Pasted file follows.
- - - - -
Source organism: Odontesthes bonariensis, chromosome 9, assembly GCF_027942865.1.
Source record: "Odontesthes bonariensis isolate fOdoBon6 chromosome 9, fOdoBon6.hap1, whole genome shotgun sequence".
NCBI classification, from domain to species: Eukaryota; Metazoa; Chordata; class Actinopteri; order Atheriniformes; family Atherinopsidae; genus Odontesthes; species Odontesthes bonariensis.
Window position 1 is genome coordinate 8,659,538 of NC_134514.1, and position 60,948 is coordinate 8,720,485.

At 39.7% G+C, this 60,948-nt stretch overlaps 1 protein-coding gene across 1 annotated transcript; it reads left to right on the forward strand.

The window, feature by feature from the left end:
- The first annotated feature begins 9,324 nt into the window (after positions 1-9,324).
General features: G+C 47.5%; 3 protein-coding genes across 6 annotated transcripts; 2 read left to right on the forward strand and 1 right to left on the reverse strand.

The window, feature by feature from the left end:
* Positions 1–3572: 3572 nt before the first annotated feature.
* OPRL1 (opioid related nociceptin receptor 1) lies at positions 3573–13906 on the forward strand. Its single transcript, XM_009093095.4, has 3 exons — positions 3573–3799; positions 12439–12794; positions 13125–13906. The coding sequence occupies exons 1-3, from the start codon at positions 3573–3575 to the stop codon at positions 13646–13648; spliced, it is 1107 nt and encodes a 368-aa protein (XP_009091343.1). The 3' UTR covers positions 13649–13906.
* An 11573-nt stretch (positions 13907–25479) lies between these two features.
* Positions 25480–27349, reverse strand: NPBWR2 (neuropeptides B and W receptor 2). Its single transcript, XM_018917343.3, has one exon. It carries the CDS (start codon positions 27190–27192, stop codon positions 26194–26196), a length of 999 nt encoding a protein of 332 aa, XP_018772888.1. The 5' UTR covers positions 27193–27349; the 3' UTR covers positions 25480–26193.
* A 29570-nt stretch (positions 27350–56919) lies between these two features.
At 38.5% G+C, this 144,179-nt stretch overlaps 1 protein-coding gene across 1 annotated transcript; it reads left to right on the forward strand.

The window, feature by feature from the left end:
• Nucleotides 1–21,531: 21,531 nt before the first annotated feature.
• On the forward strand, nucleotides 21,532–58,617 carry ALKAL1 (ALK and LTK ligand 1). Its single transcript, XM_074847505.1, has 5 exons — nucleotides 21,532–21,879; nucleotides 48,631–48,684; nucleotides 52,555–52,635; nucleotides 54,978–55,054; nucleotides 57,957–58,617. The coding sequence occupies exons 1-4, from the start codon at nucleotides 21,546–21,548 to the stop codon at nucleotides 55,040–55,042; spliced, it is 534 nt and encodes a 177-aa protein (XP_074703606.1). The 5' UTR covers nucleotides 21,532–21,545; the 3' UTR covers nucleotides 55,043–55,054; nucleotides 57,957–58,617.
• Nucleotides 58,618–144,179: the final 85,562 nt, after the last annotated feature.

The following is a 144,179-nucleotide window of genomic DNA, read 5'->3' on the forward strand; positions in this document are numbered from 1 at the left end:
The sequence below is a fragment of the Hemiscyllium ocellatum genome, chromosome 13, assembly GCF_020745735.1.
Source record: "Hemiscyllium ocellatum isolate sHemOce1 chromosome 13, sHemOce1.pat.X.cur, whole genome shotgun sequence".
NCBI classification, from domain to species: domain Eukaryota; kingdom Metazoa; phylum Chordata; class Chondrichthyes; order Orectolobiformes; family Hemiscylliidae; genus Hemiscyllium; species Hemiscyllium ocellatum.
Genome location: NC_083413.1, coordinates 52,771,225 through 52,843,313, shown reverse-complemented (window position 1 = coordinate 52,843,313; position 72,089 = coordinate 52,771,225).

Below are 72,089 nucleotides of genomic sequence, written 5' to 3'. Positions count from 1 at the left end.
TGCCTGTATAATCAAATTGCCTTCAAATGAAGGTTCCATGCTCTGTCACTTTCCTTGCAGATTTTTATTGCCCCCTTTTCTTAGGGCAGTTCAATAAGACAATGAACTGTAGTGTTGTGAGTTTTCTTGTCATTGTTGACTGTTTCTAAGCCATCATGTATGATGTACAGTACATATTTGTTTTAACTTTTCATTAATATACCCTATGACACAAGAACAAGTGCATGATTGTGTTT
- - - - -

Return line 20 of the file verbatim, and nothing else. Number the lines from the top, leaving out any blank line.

The following is a 144,179-nucleotide window of genomic DNA, read 5'->3' on the forward strand; positions in this document are numbered from 1 at the left end: